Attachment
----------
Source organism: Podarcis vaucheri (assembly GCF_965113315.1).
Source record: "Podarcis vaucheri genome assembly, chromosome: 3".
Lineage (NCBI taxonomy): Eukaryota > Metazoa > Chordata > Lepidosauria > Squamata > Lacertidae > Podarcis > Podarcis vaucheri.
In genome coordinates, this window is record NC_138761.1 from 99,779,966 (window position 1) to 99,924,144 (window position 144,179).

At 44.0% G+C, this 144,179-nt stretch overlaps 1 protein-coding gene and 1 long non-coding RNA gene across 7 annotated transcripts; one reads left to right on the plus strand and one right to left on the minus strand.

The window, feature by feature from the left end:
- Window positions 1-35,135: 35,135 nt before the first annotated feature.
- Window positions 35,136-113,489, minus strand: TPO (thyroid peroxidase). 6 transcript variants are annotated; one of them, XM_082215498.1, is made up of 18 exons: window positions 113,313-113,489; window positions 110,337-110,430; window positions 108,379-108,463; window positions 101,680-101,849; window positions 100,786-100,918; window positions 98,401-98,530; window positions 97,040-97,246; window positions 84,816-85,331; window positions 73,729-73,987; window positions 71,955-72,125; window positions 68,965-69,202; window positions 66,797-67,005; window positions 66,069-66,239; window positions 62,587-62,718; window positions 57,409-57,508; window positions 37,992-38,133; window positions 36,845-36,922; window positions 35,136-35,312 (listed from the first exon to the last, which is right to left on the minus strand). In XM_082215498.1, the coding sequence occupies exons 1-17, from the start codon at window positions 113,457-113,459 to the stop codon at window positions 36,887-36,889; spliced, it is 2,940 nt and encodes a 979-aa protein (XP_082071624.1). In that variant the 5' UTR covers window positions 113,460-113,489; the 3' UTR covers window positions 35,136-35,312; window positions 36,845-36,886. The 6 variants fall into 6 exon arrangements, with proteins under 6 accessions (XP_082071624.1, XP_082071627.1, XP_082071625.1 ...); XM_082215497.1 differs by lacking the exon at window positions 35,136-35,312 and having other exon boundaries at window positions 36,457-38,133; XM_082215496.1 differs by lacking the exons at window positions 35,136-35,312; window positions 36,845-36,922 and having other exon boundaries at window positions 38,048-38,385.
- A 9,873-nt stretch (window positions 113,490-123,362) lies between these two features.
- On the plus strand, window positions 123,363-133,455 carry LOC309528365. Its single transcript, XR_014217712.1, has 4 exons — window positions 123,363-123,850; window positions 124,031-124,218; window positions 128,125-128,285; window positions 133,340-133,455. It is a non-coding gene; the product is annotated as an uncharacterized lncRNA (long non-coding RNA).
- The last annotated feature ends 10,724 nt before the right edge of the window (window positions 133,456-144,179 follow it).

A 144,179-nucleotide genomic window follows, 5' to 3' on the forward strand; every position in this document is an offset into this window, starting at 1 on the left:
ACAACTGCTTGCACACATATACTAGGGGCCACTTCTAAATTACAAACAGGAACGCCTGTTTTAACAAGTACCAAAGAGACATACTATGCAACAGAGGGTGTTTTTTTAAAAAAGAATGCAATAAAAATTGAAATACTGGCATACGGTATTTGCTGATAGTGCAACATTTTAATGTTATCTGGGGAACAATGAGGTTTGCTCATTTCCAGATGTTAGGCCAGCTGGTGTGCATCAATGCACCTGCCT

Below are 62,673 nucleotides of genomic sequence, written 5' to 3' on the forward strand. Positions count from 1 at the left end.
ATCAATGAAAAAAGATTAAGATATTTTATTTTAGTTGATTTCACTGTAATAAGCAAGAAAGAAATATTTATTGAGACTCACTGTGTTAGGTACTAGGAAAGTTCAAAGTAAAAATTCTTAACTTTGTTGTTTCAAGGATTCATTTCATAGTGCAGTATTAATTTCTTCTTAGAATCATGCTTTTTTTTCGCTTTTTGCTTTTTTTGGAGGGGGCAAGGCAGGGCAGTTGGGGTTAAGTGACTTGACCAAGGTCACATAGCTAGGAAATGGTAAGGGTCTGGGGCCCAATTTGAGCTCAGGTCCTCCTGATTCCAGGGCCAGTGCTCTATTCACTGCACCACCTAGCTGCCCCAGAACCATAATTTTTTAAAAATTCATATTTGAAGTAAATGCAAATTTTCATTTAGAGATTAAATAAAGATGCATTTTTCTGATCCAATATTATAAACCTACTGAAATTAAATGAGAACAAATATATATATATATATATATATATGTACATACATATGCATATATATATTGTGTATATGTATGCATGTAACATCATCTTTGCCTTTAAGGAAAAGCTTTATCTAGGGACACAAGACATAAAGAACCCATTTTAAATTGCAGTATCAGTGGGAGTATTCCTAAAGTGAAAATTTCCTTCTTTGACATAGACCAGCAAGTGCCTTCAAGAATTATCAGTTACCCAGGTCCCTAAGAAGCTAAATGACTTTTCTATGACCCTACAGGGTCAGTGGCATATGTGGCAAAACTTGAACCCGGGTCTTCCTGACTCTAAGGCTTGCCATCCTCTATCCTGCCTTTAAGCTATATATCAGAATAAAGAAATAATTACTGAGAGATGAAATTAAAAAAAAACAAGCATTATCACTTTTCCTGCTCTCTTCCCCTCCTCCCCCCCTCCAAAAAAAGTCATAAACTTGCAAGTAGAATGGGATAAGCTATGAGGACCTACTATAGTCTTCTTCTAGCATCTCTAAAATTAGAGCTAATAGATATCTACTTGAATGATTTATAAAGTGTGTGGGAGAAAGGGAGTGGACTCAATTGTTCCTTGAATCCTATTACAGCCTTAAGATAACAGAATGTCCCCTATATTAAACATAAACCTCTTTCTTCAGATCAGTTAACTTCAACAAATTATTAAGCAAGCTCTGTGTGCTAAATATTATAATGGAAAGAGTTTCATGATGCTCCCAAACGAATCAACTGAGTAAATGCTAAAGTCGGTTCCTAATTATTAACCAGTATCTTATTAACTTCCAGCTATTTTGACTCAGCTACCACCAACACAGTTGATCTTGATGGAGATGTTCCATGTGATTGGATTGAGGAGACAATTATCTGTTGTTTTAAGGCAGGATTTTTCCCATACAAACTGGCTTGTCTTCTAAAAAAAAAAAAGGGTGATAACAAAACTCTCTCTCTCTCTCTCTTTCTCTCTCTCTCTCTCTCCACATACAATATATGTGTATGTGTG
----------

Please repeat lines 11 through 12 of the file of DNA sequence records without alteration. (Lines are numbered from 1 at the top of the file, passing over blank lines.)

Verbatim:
- The last annotated feature ends 10,724 nt before the right edge of the window (window positions 133,456-144,179 follow it).

A 144,179-nucleotide genomic window follows, 5' to 3' on the forward strand; every position in this document is an offset into this window, starting at 1 on the left: